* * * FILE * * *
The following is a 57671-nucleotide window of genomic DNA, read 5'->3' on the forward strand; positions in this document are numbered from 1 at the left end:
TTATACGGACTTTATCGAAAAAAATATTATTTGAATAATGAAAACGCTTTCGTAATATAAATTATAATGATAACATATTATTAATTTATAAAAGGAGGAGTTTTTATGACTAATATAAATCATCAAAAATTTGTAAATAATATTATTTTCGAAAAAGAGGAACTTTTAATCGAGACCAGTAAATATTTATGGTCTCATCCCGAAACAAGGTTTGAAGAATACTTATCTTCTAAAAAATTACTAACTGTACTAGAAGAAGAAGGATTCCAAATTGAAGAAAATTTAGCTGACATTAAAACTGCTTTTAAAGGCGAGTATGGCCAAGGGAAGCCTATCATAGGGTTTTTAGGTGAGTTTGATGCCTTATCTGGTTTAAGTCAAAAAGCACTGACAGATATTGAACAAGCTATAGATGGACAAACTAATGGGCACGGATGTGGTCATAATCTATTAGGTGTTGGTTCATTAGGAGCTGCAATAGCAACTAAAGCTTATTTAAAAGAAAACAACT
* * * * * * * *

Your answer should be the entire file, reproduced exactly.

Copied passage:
The following is a 57671-nucleotide window of genomic DNA, read 5'->3' on the forward strand; positions in this document are numbered from 1 at the left end:
TTATACGGACTTTATCGAAAAAAATATTATTTGAATAATGAAAACGCTTTCGTAATATAAATTATAATGATAACATATTATTAATTTATAAAAGGAGGAGTTTTTATGACTAATATAAATCATCAAAAATTTGTAAATAATATTATTTTCGAAAAAGAGGAACTTTTAATCGAGACCAGTAAATATTTATGGTCTCATCCCGAAACAAGGTTTGAAGAATACTTATCTTCTAAAAAATTACTAACTGTACTAGAAGAAGAAGGATTCCAAATTGAAGAAAATTTAGCTGACATTAAAACTGCTTTTAAAGGCGAGTATGGCCAAGGGAAGCCTATCATAGGGTTTTTAGGTGAGTTTGATGCCTTATCTGGTTTAAGTCAAAAAGCACTGACAGATATTGAACAAGCTATAGATGGACAAACTAATGGGCACGGATGTGGTCATAATCTATTAGGTGTTGGTTCATTAGGAGCTGCAATAGCAACTAAAGCTTATTTAAAAGAAAACAACT